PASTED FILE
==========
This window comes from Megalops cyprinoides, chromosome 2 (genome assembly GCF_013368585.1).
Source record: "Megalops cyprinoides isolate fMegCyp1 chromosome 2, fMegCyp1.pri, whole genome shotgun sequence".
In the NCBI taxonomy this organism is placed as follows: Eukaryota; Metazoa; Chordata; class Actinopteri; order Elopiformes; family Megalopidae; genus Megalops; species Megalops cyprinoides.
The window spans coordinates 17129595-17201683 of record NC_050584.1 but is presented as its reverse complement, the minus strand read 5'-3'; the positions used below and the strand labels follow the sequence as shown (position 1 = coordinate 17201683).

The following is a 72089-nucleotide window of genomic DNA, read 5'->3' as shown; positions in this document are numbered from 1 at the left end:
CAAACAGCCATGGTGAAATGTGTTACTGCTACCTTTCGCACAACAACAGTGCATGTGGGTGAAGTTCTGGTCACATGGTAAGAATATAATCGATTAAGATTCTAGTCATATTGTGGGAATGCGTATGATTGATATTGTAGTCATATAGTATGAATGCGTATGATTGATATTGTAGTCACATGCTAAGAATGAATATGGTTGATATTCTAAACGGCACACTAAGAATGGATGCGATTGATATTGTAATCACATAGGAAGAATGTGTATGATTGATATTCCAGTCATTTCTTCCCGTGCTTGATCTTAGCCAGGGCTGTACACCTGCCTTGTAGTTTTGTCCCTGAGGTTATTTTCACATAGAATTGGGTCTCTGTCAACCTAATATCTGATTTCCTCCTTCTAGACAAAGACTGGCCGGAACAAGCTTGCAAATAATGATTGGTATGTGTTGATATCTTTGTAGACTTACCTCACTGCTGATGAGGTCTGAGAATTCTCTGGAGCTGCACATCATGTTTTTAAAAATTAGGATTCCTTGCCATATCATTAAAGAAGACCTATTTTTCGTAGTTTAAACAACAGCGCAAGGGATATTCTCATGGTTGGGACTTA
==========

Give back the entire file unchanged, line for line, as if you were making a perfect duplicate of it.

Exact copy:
This window comes from Megalops cyprinoides, chromosome 2 (genome assembly GCF_013368585.1).
Source record: "Megalops cyprinoides isolate fMegCyp1 chromosome 2, fMegCyp1.pri, whole genome shotgun sequence".
In the NCBI taxonomy this organism is placed as follows: Eukaryota; Metazoa; Chordata; class Actinopteri; order Elopiformes; family Megalopidae; genus Megalops; species Megalops cyprinoides.
The window spans coordinates 17129595-17201683 of record NC_050584.1 but is presented as its reverse complement, the minus strand read 5'-3'; the positions used below and the strand labels follow the sequence as shown (position 1 = coordinate 17201683).

The following is a 72089-nucleotide window of genomic DNA, read 5'->3' as shown; positions in this document are numbered from 1 at the left end:
CAAACAGCCATGGTGAAATGTGTTACTGCTACCTTTCGCACAACAACAGTGCATGTGGGTGAAGTTCTGGTCACATGGTAAGAATATAATCGATTAAGATTCTAGTCATATTGTGGGAATGCGTATGATTGATATTGTAGTCATATAGTATGAATGCGTATGATTGATATTGTAGTCACATGCTAAGAATGAATATGGTTGATATTCTAAACGGCACACTAAGAATGGATGCGATTGATATTGTAATCACATAGGAAGAATGTGTATGATTGATATTCCAGTCATTTCTTCCCGTGCTTGATCTTAGCCAGGGCTGTACACCTGCCTTGTAGTTTTGTCCCTGAGGTTATTTTCACATAGAATTGGGTCTCTGTCAACCTAATATCTGATTTCCTCCTTCTAGACAAAGACTGGCCGGAACAAGCTTGCAAATAATGATTGGTATGTGTTGATATCTTTGTAGACTTACCTCACTGCTGATGAGGTCTGAGAATTCTCTGGAGCTGCACATCATGTTTTTAAAAATTAGGATTCCTTGCCATATCATTAAAGAAGACCTATTTTTCGTAGTTTAAACAACAGCGCAAGGGATATTCTCATGGTTGGGACTTA